To wit: How you think about yourself—and your work—matters.
Don’t stop believing!
Not metaphorically. Literally.
We are trying to re-create an emotional experience—at the cellular level—aided by the selective application of endorphins.
When people fall in love, their brain produces chemicals (dopamine, among others) which contribute to the magical feeling of “finding your soul mate.”
When people are thrilled/scared/excited, the brain produces other chemicals. (Adrenaline, anyone?)
And when people are bonding, yup… more chemicals. (Oxytocin, primarily.)
These are the sorts of events that people like to re-live, especially from the safety and comfort of their favorite reading chair.
But simply writing, “They fell in love,” or “He was scared,” or “She felt a connection with her baby” doesn’t do it… doesn’t provide the high… doesn’t have the mojo… of the real thing.
We’ve talked before about the importance of craft when it comes to writing something that will have the impact of actual lived experience when someone reads it. This goes doubly so when it comes to writing about the ‘big event’ type situations described above.
And the funny thing is, it seems like the more we attempt to describe—at great length—the feeling we’re going for… the less it feels real to the reader. But when we show it, with the small, unique, personal events and details that smell of actual life... if done well… it can feel real to the reader.
Ideally, to the point where the reader’s subconscious can’t tell the difference between fiction and reality, and actually produces the same chemicals it would produce were the reader actually experiencing the events IRL.
At that point--boom!—the reader feels as if they were falling in love or fighting off terrorists or rescuing a loved one. And then you have them. They’ve bought into your story on an emotional level, and at that point they’ll forgive pretty much anything (as long as it doesn't throw them out of the story) because you’re giving them the fix—the visceral kick in the heart—they’re craving.
There’s no faking it here. The work either does or does not give them the feeling, on a gut level, of the emotional experience you’ve incorporated into your work.
Like a chemical lie detector test.
In those instances where your work causes the needle to swing to the far right and the buzzers to buzz and the flashing lights to spell out TRUE!!!, there’s a chance you might develop a loyal fan base and perhaps even join the ranks of authors either beloved or reviled as bestsellers. You know who I’m talking about… those authors who some call amazing and some call hacks and some call brilliant and some call commercial… yet who, in all cases, have a loyal readership that’s willing to plunk down their hard-earned money every time a new book comes out from their favorite writer. Because, regardless of how ‘literary’ or ‘writerly’ these authors may or may not be, their work passes the only test that matters to their readers—it’s written in such a way that it convinces some part of the reader’s brain, on an emotional level, that what they’re experiencing is real.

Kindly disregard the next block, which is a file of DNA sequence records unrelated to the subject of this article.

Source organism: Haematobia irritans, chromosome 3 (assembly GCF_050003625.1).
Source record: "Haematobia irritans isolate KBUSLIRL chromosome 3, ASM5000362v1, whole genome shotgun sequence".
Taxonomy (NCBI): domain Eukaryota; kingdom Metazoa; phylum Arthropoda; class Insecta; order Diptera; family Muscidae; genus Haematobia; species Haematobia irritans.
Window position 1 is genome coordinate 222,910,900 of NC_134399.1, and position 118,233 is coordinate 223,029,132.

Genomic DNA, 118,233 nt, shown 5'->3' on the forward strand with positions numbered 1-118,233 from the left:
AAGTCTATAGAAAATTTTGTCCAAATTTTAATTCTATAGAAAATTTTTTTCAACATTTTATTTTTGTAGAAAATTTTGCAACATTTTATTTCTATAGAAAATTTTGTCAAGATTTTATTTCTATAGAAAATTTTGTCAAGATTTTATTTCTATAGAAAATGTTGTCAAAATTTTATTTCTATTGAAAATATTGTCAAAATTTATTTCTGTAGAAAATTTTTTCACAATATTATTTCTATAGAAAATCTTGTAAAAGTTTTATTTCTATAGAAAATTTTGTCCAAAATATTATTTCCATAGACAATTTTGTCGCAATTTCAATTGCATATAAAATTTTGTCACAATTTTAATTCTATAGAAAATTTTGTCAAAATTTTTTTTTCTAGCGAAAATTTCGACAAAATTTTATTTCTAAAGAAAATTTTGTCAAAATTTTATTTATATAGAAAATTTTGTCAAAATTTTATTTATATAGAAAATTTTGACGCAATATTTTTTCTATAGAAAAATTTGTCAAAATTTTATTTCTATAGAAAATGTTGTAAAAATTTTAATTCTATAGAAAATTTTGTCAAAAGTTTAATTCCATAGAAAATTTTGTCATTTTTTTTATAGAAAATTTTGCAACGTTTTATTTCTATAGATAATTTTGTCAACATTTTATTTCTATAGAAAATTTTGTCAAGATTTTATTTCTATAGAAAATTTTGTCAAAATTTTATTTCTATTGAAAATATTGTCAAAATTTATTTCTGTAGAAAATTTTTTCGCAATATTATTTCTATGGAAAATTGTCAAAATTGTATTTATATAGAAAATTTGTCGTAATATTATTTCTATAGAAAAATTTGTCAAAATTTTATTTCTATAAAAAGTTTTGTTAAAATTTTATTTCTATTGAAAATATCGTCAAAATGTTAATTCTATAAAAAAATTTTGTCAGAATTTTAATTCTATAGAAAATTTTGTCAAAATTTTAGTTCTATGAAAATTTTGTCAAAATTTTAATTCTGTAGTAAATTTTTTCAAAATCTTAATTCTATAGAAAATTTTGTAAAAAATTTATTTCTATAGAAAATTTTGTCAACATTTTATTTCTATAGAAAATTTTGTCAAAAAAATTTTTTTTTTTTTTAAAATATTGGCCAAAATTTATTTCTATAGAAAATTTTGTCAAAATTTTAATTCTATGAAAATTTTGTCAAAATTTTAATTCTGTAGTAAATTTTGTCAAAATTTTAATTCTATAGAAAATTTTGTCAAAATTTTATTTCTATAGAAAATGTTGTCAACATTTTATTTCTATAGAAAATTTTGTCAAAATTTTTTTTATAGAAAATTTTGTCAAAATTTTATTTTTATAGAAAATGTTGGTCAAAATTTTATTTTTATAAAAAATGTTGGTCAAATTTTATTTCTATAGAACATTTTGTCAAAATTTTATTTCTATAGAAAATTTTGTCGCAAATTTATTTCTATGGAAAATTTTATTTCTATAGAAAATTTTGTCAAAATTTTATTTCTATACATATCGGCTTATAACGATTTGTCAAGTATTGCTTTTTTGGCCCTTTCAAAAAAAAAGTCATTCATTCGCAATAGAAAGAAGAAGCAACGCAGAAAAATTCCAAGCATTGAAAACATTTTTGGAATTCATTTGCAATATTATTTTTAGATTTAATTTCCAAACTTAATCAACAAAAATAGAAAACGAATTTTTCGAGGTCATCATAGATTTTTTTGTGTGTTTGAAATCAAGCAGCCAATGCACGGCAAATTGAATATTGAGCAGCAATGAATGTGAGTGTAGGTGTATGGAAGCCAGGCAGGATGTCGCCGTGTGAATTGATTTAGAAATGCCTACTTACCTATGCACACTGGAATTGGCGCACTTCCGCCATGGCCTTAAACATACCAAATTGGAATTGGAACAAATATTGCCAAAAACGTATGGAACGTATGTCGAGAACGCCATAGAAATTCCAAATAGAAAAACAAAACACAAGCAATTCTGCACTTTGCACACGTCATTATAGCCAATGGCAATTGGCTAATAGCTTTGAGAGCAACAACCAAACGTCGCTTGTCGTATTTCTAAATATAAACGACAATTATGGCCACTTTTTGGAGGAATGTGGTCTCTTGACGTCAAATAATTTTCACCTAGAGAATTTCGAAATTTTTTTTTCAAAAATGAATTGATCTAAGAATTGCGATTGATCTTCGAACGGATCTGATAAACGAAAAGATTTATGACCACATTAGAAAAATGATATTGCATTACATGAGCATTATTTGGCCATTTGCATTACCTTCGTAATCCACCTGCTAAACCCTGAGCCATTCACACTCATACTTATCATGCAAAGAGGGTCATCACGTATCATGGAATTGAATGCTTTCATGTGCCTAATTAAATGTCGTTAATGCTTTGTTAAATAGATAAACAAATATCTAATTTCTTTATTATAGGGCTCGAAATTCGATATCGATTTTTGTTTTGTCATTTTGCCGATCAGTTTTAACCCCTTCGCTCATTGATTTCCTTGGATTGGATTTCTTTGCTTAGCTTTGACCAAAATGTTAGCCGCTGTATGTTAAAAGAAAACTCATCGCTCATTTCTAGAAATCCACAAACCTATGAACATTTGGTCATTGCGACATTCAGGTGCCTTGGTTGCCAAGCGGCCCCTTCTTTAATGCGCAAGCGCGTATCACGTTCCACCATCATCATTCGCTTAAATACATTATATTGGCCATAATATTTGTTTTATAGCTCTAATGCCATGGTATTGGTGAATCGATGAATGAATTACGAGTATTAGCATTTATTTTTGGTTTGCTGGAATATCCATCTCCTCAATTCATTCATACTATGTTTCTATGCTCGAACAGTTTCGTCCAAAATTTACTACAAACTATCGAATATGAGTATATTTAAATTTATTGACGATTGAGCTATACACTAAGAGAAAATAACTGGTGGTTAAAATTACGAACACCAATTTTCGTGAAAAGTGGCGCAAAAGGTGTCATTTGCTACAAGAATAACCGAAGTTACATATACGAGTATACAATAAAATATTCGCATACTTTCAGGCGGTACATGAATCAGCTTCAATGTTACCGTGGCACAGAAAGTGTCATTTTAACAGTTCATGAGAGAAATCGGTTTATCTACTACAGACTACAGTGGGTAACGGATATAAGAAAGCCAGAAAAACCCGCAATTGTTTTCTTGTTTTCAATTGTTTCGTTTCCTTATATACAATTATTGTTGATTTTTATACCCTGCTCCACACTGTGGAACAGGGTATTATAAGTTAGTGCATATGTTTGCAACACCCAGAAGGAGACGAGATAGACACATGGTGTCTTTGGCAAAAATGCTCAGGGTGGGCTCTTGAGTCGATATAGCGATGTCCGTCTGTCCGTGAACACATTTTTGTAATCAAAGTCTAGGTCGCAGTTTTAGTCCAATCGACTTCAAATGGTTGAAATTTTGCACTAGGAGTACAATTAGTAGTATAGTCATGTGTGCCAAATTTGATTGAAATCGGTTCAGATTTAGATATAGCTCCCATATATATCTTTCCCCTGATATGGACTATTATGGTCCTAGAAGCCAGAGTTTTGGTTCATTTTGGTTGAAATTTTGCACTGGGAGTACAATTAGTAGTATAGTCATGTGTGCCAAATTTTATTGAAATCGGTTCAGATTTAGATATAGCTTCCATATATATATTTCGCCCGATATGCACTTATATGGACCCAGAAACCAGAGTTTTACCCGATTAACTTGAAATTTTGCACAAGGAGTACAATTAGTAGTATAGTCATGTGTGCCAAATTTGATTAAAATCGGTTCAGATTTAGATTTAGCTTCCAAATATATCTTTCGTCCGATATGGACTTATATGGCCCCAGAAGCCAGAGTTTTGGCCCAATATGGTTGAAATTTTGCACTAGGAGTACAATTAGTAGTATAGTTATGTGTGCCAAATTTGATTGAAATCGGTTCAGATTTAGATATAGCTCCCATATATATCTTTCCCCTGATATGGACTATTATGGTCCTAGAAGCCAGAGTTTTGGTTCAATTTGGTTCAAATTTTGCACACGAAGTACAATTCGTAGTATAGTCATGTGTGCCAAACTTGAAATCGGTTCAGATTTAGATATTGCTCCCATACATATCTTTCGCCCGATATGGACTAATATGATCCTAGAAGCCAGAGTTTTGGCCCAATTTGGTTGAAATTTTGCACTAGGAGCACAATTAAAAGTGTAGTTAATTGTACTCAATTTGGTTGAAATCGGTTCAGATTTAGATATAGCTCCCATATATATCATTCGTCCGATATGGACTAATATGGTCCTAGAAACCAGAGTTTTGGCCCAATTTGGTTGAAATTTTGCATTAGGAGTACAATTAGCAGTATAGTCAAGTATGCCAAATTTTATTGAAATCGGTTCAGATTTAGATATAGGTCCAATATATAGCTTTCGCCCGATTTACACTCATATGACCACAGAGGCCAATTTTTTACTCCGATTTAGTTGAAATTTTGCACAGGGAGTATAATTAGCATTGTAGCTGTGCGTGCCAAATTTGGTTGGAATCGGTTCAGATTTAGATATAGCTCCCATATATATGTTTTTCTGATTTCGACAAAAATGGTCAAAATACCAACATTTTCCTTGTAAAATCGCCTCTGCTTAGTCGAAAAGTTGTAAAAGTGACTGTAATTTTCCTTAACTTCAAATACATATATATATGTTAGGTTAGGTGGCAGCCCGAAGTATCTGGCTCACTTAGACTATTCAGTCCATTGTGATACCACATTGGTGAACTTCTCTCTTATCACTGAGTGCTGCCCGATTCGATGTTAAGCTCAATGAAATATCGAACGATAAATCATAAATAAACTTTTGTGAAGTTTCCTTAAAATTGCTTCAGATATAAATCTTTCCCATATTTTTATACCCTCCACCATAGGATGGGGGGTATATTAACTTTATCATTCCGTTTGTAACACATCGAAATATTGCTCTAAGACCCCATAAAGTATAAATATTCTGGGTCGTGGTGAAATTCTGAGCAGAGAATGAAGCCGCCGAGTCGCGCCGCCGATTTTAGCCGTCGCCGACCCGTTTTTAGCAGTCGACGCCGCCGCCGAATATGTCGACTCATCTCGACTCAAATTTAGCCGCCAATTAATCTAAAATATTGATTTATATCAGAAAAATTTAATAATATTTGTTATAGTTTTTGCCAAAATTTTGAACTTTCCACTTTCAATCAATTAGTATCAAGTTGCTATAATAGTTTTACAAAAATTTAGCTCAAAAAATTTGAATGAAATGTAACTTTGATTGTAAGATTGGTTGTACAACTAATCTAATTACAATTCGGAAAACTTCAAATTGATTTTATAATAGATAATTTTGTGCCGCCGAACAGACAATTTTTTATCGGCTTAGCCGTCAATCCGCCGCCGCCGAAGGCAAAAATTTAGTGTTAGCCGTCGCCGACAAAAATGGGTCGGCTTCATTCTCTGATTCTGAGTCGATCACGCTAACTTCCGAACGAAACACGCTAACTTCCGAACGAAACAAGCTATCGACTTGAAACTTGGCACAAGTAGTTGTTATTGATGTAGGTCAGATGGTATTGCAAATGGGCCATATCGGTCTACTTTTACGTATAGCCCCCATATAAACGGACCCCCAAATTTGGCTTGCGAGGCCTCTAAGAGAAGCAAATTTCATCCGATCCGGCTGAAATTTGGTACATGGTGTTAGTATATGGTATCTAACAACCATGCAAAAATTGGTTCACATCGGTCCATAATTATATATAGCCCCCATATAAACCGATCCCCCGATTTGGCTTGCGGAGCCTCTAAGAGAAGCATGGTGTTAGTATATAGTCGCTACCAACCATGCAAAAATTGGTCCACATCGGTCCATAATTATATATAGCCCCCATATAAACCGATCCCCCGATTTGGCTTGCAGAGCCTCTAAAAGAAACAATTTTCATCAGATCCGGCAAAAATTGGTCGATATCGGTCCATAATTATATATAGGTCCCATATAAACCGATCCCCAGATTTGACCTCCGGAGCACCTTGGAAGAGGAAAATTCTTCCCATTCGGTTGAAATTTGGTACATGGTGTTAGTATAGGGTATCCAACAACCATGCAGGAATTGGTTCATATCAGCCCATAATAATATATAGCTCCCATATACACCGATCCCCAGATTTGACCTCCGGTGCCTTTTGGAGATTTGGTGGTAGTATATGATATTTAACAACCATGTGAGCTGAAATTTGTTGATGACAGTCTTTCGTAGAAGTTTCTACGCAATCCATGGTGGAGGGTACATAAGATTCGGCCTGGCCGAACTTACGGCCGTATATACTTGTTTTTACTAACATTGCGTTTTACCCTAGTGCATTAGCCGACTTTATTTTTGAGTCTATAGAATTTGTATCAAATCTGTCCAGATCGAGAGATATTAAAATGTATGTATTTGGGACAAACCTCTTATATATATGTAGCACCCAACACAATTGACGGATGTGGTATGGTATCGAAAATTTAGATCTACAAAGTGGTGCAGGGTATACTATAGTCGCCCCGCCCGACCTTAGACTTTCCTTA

Whatever we’re writing—whether upmarket fiction or poetry or romance or kidlit or literary non-fiction or a multi-book SF/F saga—we could do much worse than to attempt to write in a way that passes the same test.
So, what does it take to get published…?
Timely subject matter?
All of the above, in a unicorn-level confluence???
If you listen to some conventional wisdom, the odds are so far against you that you might as well give up.
But the ones saying that are making a critical mistake in their reasoning… they’re acting like all aspiring authors trying to get published are equal.
They’re not. Not even close.
Look at it like applying for a desirable, high-paying, computer-centric job in the tech sector. The sort of job that might get a hundred-plus applicants for a single position. If your background is as a short order cook and you have zero experience or aptitude regarding computers, then yes, the odds are pretty terrible. But if you have the education/experience/aptitude the position requires, the odds—while not perfect—are much more realistic. Especially if you’re willing to do the research to find a company that might be a good fit… and you’re not stuck on any single company, but are open to a number of them.
When you apply for one of the above positions, there’s typically a multi-step process. (Apply online via form; submit CV; follow-up email; follow-up phone call; HR interview (phone or zoom); technical interview (phone or zoom); lengthy in-person interview/lunch/meet-n-greet to assess if you’re a “good fit” for the team; job offer; salary negotiation; acceptance; hired!) Most of those early steps aren’t actually there to assess your exact aptitude for the specific job at hand… they’re really designed to quickly separate the wheat from the chaff. And only then does the employer get down to the serious business of assessing the remaining candidates.
The same with publishing. If you have the writer’s equivalent of the “necessary education/experience/aptitude” (in other words, you can write - and communicate - with a modicum of passion, intellect, and skill) then the odds, while not perfect, are much more realistic.
So don’t worry about the hundreds of emails hitting your would-be agent’s inbox this week. They don’t matter—many of them are from short order cooks looking for a coding job. Just do what you can do to put yourself in the running as one of the “serious candidates,” and you’ll eventually connect with the right agent and editor.